Appeal No. 1215 of 1940.
5. We will take up appeal No. 1215 of 1940 first for, if the plaintiffs' contention is accepted, the defendants will have no right to act as shebaits, and the question of removing defendant 1 would not at all arise. Now, so far as the plaintiffs' appeal is concerned, Mr. Gupta did not dispute the proposition of law which seems to be fairly well established by authorities of this Court, namely, that in the absence of express reservation in the deed of arpannama, it is not competent to the founder of a debottar to make a change in the line of succession of shebaits laid down in the deed of dedication : vide Gouri Kumari v. Ramanimoyi Dassee 10 A.I.R. 1923 Cal 30 and Narayan v. Bhukanmohini : AIR1934Cal244 . His contention, in substance, is that this principle cannot apply to the present case as the rules of devolution of shebaitship as laid down in the deed of dedication are invalid in law. In such eases, it is argued that it is open to the founder to make a fresh appointment of shebaits by a subsequent deed. In the present case, both the Court3 below have held that the provision in the first deed of dedication under which shebaitship was to be confined to the male descendants of the founder is not a valid provision in law. The language of the document further makes this clear that there is no independent and separate gift of the shebaiti rights in favour of the sons of the founder which could be given effect to by a Court of law. The disposition of shebaitship, therefore, fails altogether after the death of Peari. The consequence of this, in our opinion, would be that after the death of Peari, the rights of shebaitship would devolve according to the ordinary law of succession, and all the heirs of the founder would be entitled to act as shebaits: vide Ganesh Chunder v. Lal Behary Dhur .
6. But does the failure of disposition of the shebaiti rights after the death of the first shebait give the founder a right to alter the line of succession laid down in the instrument of dedication although no such power was reserved by him in the deed? The answer, in our opinion, would be in the negative. A dedication of a property to a deity is irrevocable, and the rules, if any, laid down by the founder at the time of dedication regulating succession to the office of the shebait should be deemed to be irrevocable also unless; the power of revocation is reserved by the grantor. It was observed by Mukherji J. in Narayan v. Bhukanmohini : AIR1934Cal244 as follows:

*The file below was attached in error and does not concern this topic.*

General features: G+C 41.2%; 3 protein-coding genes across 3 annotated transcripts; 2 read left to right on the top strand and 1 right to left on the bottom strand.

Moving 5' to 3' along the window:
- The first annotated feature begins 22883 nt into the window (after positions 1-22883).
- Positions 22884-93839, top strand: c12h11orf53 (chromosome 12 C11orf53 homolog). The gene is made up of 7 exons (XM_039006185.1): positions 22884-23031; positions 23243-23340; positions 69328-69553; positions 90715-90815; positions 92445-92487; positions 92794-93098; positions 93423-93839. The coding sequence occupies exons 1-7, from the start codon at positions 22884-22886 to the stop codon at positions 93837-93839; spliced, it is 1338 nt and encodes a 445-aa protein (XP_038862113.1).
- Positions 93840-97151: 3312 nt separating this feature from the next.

The Judicial Committee in Gossamee Sri Greedharjee v. Roman Lallji ('89) 16 I.A. 137 has very clearly pointed out that when the founder of an endowment dedicates properties to a deity and appoints a shebait or lays down the order of succession to a shebaitship, he makes a gift with a condition attached, and that the Deity or those who speak for him on earth-need not take advantage of the gift; but that if the gift is taken, and the condition insisted on, it must be observed.
7. Whether the principle enunciated by their Lordships of the Judicial Committee in Gossamee Sri Greedharjee v. Roman Lallji ('89) 16 I.A. 137 is strictly applicable to such cases or not,, we think that the condition relating to the rule of succession of shebaitship laid down by the grantor, when he makes the grant, forms an integral part of the dedication itself: vide Brindaban v. Sri Bangji Mahraj : AIR1937All394 . If the dispositions are invalid after a certain period, the law will certainly take its course, and the shebaitship would revert to the founder; or his heirs, but that would not give the founder a right to make fresh disposition of shebaitship unless he has reserved such powers to himself. The result, therefore, is that we think that the view taken by the Court of appeal below is right, and this appeal is dismissed. We make no order as to costs In this Court.
Appeal No. 1118 of 1940.
8. The other appeal need not detain us long. The only point raised by Mr. Chandra Sekhar Sen who appears on behalf of the appellant is that although his client, defendant 1, might have been guilty of misconduct prior to the death of his father, as he did not do any bad act after he became a shebait, no ground for removing him from the office of shebait exists, according to the terms of the arpannama. We think that we cannot put such a restricted interpretation upon the terms of the arpannama which clearly says-that if the shebait is guilty of misconduct, he cannot remain in the office. The trial Court has given a long list of the acts committed by defendant 1 which cannot but rank as misconduct. He went even to the length of beating his father and certainly did assert his own right to the debottar property adversely to Deity. We think, therefore, that the decision of this point too by the lower appellate Court is correct, and this appeal should also fail. We dismiss this appeal, but make no order as to costs in this Court.